- Sample projects:
Wednesday 3/13. Week Nine. Podcasts with guest Nicolas Hoffmann
- Videri.org book review due
- “Los Frikis,” Radiolab (2015)
- “Fountain Drinks,” 99% Invisible (2015)
- “How the Patriarchy Ruins Everything for Women, Even Beer,” Dig (2018)
- Listen to part of a Doomed to Repeat episode, such as “The Anti-Vaccination Movement” (2017) or “Trapped in the Ivory Tower” (2019)
- “Truth and Reconciliation in Museums,” Museopunks (2018)
Wednesday 3/20. Week Ten. Spring Break.
Wednesday 3/27. Week Eleven. Projects discussion
- Project Proposal Due
- Post about your projects
Wednesday 4/3. Week Twelve. No class — work on projects and/or attend the Somers Lecture with Quinn Slobodian.
Wednesday 4/10. Week Thirteen. Social Media, Online Discourse, and Digital Presences
- Look for personal websites of historians and find an example that you consider effective to discuss in class.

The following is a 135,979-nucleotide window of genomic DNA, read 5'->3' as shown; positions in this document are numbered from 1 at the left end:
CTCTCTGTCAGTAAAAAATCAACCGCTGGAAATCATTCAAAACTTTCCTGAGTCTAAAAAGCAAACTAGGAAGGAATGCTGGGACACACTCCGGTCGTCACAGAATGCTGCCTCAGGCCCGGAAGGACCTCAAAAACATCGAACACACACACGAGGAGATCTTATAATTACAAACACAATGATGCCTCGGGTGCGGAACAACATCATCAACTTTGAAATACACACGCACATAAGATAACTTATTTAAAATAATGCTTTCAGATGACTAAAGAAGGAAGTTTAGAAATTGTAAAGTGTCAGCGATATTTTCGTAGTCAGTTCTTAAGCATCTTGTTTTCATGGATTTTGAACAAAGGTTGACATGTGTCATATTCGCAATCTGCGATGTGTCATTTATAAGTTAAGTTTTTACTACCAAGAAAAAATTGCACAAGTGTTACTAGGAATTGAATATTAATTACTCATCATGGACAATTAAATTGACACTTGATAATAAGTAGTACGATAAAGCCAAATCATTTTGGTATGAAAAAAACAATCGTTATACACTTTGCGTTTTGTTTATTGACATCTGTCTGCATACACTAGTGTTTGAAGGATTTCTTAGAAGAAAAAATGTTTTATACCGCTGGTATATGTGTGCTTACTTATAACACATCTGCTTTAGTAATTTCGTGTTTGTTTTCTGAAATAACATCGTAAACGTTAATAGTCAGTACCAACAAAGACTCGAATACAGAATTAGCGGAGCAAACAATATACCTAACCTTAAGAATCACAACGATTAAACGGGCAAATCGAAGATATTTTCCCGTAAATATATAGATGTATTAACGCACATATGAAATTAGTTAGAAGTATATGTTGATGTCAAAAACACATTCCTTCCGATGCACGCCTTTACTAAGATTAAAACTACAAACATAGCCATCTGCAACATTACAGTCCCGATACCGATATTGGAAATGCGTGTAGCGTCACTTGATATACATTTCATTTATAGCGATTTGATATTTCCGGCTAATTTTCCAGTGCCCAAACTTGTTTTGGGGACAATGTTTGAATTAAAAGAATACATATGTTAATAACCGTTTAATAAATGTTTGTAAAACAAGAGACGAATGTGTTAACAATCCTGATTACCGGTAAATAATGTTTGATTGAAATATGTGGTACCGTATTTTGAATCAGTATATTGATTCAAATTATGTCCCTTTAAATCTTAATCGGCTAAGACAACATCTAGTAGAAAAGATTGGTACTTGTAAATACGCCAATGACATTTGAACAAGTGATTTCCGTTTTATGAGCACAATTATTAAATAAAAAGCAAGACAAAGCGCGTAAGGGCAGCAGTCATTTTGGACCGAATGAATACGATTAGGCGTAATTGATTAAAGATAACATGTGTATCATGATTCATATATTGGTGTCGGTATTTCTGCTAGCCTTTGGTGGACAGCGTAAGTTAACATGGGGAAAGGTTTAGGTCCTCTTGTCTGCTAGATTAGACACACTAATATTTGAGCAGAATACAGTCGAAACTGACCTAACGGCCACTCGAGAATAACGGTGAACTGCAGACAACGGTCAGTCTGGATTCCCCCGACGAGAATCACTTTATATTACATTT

- For example: Natalia Mehlman Petrzela or Brandon Byrd. What works well, and what doesn’t?
- Check out #twitterstorians
- Vanessa Varin, “Mapping the History Twittersphere” (2014)
- Ana Stevenson, “How Can Historians Best Use Twitter?” (2016)
- This is completely fascinating: Sarah Perry, “The Quality Without a Name at the Betsy Ross Museum” (2016)
Wednesday 4/17. Week Fourteen. In-class work session. Come prepared to work on your projects and collaborate/troubleshoot during class time.
Wednesday 4/24. Week Fifteen. Recap discussion.
Normal Accidents 2019: Digital Project Symposium, 5/1/2019, 10am to 2pm in 25 Park Place, 2150.
Friday 5/4. Final Project and Portfolio Due
Recommended (Not Required) Reading, Viewing, Listening